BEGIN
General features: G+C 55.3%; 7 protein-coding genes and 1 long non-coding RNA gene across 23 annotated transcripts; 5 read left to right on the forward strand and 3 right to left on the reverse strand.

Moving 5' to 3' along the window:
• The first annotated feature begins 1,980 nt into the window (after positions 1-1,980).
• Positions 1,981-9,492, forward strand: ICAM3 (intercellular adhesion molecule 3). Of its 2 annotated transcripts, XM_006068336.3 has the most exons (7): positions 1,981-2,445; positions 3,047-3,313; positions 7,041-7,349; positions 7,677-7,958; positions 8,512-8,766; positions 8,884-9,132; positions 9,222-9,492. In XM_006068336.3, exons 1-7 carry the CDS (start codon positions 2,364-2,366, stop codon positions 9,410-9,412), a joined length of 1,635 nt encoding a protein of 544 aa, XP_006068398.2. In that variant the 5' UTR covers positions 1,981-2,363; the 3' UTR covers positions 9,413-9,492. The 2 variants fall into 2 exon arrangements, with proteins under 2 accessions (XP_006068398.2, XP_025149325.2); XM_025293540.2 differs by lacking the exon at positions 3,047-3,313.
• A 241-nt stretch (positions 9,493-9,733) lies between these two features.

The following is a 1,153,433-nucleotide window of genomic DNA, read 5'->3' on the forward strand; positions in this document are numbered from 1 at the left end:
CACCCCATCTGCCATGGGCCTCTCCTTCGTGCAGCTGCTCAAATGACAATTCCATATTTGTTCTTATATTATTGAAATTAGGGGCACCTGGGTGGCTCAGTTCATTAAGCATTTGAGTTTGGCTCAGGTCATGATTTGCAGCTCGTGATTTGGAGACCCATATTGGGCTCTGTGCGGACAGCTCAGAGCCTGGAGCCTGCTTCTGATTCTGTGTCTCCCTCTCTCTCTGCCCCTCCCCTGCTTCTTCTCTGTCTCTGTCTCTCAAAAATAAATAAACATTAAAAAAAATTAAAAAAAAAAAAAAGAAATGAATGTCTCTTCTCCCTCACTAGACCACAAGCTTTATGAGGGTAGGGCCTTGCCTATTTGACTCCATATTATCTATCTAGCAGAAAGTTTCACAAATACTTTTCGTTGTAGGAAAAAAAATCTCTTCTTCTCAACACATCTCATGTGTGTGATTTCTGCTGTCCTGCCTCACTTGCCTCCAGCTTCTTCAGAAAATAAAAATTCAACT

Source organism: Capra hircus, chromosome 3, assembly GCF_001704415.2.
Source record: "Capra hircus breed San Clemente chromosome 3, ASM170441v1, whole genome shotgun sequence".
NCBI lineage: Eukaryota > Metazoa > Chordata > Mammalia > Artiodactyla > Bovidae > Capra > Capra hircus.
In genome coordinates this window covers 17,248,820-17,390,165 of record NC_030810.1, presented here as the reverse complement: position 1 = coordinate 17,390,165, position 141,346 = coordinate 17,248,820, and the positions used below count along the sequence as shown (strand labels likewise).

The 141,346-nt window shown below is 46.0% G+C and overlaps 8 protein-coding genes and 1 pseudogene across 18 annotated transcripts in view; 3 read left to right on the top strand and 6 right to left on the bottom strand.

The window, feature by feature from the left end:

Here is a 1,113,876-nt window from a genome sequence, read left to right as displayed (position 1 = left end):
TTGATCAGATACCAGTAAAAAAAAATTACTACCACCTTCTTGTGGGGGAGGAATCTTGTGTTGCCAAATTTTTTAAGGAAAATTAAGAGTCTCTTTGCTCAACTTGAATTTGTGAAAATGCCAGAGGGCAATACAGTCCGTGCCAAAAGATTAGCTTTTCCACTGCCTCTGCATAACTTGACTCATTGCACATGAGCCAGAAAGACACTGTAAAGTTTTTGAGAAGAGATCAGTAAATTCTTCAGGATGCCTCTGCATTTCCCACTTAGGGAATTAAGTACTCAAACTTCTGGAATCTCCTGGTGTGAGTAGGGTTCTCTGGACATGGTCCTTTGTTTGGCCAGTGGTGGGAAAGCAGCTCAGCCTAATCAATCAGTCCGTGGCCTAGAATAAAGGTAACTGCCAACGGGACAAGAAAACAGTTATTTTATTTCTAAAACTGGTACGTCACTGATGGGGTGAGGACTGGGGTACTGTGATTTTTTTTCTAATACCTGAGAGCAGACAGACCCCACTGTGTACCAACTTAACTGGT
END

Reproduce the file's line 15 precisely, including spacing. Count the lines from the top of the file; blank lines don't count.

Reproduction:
TTGATCAGATACCAGTAAAAAAAAATTACTACCACCTTCTTGTGGGGGAGGAATCTTGTGTTGCCAAATTTTTTAAGGAAAATTAAGAGTCTCTTTGCTCAACTTGAATTTGTGAAAATGCCAGAGGGCAATACAGTCCGTGCCAAAAGATTAGCTTTTCCACTGCCTCTGCATAACTTGACTCATTGCACATGAGCCAGAAAGACACTGTAAAGTTTTTGAGAAGAGATCAGTAAATTCTTCAGGATGCCTCTGCATTTCCCACTTAGGGAATTAAGTACTCAAACTTCTGGAATCTCCTGGTGTGAGTAGGGTTCTCTGGACATGGTCCTTTGTTTGGCCAGTGGTGGGAAAGCAGCTCAGCCTAATCAATCAGTCCGTGGCCTAGAATAAAGGTAACTGCCAACGGGACAAGAAAACAGTTATTTTATTTCTAAAACTGGTACGTCACTGATGGGGTGAGGACTGGGGTACTGTGATTTTTTTTCTAATACCTGAGAGCAGACAGACCCCACTGTGTACCAACTTAACTGGT